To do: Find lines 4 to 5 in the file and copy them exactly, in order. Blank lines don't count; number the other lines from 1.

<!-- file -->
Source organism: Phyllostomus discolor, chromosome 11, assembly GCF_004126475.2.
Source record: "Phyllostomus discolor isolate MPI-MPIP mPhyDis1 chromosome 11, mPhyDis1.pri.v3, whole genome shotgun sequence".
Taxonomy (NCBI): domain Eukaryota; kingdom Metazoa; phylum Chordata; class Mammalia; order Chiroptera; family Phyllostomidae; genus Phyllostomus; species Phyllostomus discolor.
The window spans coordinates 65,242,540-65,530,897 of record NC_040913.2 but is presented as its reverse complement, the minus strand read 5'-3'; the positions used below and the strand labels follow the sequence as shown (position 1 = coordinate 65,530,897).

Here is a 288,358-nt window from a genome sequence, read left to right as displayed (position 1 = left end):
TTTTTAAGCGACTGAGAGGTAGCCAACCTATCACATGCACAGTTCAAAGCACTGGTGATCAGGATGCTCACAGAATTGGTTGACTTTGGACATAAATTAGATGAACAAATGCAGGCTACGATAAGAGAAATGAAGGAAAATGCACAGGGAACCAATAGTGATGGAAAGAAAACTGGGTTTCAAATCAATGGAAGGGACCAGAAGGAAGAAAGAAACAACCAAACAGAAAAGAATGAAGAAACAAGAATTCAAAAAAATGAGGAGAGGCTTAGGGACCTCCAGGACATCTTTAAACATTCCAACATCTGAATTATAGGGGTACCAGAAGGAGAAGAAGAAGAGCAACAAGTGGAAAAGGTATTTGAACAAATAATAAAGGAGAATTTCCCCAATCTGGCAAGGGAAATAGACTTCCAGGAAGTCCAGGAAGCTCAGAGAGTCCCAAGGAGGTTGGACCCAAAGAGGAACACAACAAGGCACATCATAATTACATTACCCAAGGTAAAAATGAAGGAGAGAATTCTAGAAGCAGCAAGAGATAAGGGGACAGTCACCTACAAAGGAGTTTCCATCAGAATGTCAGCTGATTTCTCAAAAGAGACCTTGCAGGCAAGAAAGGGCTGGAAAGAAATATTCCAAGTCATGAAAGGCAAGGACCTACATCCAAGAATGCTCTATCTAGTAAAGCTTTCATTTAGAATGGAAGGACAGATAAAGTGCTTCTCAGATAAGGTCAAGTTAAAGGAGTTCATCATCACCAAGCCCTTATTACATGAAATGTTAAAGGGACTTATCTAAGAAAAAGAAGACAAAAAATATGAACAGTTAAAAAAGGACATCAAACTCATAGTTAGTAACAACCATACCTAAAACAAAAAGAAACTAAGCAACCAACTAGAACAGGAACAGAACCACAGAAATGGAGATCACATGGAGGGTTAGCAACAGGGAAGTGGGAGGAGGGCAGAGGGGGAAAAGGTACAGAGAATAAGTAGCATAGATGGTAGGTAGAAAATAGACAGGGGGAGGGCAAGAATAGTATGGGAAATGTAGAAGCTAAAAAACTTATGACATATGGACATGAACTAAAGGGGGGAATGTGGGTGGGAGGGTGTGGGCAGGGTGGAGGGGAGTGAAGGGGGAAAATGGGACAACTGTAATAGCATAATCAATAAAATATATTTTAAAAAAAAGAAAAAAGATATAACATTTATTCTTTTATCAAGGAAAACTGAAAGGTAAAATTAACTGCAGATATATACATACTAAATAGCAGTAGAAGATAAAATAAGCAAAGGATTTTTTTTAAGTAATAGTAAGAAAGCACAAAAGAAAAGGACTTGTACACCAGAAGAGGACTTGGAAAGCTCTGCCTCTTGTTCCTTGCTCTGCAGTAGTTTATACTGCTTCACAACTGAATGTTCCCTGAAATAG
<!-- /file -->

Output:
The window spans coordinates 65,242,540-65,530,897 of record NC_040913.2 but is presented as its reverse complement, the minus strand read 5'-3'; the positions used below and the strand labels follow the sequence as shown (position 1 = coordinate 65,530,897).

Here is a 288,358-nt window from a genome sequence, read left to right as displayed (position 1 = left end):